EY ROMANIA

  |  14.07.2014

Consumer products and retail companies struggling to innovate

The opinions of 267 consumer products and retail senior executives were analyzed as part of a new study by EY, Delivering agile innovation, conducted at a global level.

The vast majority of consumer products and retail executives (66%) say that collaboration with smaller entrepreneurial firms has become increasingly important to drive innovation and achieve their strategic goals. Yet only one in 10 deem their companies very effective at both sourcing potential collaborators and aligning incentives between the two partners.

 

On consumer products industry nearly one in five (19%) respondents say they are very effective at achieving revenue increases, 16% are very effective at achieving margin increases, 12% each are very effective at brand equity and building a broader culture of innovation and only 10% are very effective at generating intellectual property from these partnerships. On retail the percentages of respondents for achieving revenue increases and margin increases are similar to consumer products industry while a slightly difference can be noticed for brand equity 10%, building a broader culture of innovation 10% and intellectual property generated 7%.

 

At the question “what are the key challenges of collaboration on innovation with smaller entrepreneurial firms?” respondents say that for consumer products the top three challenges are: identifying the right partners 52%, ongoing management of the relationship with the entrepreneurial firm 44% and structuring the arrangement with the entrepreneurial firm 42%. For retail 51% of respondents consider identifying the right partners, 48% structuring the arrangement with the entrepreneurial firm and 42% ongoing management of the relationship with the entrepreneurial firm as the main challenges to collaboration on innovation with smaller firms.


Constantin Magdalina, Knowledge Management, EY Romania: “As the retail and customer products industries evolve, executives will need to enable innovation in order for their companies to be able to capture new value and address the changing customers’ needs and expectations. Access to real time consumer data from several sources, including by using data analytics to respond customers’ needs, stresses the importance of gathering information for innovation. Companies future revenue increase and market share depend on how good they will be at identifying the right partners, leveraging the relationship and arrangements with entrepreneurial firms to develop such innovative solutions”.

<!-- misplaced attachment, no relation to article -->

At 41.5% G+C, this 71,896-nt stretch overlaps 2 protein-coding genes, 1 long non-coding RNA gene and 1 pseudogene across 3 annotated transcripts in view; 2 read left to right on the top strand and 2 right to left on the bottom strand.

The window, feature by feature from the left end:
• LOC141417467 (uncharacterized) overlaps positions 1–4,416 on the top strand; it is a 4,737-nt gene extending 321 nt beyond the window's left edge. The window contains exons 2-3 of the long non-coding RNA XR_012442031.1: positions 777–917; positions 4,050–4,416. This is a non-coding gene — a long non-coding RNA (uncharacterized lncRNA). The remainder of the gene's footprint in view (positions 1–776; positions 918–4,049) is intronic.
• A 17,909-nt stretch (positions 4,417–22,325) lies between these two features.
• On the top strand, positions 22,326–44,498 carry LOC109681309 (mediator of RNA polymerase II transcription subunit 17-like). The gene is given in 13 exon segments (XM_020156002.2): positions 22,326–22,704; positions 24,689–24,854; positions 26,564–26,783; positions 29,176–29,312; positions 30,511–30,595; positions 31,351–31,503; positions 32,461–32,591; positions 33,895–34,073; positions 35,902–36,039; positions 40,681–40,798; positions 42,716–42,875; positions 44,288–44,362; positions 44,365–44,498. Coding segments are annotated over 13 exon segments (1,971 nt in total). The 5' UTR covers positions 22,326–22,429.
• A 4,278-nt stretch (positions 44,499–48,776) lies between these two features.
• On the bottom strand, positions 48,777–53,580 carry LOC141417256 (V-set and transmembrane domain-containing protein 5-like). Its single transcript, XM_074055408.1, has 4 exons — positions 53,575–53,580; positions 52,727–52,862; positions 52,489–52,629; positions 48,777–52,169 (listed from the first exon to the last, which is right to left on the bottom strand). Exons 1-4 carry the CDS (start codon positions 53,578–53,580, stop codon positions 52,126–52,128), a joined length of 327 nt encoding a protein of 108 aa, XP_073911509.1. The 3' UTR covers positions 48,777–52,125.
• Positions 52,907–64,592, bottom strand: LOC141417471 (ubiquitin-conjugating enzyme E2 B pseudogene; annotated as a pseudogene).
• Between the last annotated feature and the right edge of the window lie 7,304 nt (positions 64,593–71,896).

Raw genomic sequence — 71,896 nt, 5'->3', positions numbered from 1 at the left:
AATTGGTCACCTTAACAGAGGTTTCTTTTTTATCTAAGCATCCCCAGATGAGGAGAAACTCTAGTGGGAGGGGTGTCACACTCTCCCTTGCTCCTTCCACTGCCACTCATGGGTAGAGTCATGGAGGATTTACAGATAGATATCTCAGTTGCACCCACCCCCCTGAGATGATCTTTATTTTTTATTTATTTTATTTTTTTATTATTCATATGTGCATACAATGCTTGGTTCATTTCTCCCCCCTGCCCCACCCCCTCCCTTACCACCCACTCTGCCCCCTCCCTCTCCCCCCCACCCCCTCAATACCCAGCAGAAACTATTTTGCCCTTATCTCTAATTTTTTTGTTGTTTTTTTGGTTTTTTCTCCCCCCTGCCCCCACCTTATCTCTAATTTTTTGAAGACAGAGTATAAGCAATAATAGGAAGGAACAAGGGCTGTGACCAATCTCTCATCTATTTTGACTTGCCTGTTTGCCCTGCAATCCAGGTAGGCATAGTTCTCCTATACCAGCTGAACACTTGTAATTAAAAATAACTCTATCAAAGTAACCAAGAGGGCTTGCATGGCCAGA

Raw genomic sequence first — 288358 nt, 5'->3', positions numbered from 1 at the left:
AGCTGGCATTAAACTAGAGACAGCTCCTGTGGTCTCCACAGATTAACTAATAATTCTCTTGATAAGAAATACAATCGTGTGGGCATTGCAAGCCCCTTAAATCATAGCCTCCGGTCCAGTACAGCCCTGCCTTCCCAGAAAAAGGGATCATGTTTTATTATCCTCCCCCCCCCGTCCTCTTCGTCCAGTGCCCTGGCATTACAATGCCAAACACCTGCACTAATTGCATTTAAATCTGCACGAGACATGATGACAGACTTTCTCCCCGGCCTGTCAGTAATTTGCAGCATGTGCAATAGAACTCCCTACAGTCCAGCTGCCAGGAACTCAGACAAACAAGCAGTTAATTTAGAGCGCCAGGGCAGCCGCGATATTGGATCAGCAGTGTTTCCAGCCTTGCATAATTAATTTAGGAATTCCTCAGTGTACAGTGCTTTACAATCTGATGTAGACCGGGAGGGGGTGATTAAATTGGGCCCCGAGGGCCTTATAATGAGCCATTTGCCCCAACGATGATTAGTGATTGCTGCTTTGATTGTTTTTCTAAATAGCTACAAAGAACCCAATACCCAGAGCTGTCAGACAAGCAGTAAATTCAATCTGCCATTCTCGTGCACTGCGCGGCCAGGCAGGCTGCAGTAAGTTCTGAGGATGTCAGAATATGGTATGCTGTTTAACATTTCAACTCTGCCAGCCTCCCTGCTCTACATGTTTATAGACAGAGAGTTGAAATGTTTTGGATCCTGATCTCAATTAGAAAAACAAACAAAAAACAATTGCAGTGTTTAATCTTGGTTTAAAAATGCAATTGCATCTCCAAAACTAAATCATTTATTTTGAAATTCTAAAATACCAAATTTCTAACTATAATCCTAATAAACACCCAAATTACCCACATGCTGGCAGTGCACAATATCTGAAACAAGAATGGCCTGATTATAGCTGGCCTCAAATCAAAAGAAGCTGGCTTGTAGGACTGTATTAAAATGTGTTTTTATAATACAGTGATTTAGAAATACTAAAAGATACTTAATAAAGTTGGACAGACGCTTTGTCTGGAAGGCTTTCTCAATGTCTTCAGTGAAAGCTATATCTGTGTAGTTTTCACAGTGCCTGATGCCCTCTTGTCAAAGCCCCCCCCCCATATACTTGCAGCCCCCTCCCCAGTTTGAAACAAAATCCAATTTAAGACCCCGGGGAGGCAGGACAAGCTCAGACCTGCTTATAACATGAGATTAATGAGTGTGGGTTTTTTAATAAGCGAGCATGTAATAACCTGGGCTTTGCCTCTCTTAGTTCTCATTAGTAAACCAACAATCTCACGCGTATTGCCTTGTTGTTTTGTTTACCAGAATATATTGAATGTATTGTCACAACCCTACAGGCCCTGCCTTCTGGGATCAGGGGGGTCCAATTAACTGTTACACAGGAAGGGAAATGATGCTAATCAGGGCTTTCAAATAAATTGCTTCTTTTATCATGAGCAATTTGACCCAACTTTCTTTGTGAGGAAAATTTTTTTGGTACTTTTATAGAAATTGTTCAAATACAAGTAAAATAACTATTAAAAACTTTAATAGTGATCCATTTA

Traditional approaches to innovation are no longer fit for purpose. Consumer products companies and retailers must innovate both their products and their business models. Growth is challenging, margins are stressed and the rapid evolution of technology and data has fundamentally changed consumer behavior.

 

Succeeding in the age of innovation requires companies to rethink their approach to new product and process development. Companies must collaborate with external partners, particularly smaller entrepreneurs, to identify, develop and scale up promising new product and process ideas. Additionally, companies need to look at innovation opportunities beyond just products and processes, and consider business models, consumer experiences and brand engagement as part of an overall innovation portfolio.

 

It is smaller entrepreneurial firms that can offer the agility and creative thinking that larger organizations need to unplug innovation bottlenecks. Overcoming the difficulties of collaborating with entrepreneurs will be critical if companies in the sector are to thrive in the long term.

 

The paper, which also features the insights of 45 in-depth interviews with senior industry figures, outlines nine key principles that larger consumer products and retail companies should follow to create value from collaborating with smaller entrepreneurial firms and deliver agile innovation.

 

These are:
1. Make the case for being agile
2. Cultivate an agile culture of experimentation
3. Think simple, act fast
4. Identify the right team
5. Determine the appropriate framework for each collaboration
6. Maintain open and frequent communication
7. Adapt processes and break the rules as necessary
8. Define and measure success
9. Iterate and work incrementally

 

The full paper can be downloaded here: www.ey.com/CP-innovation.
 

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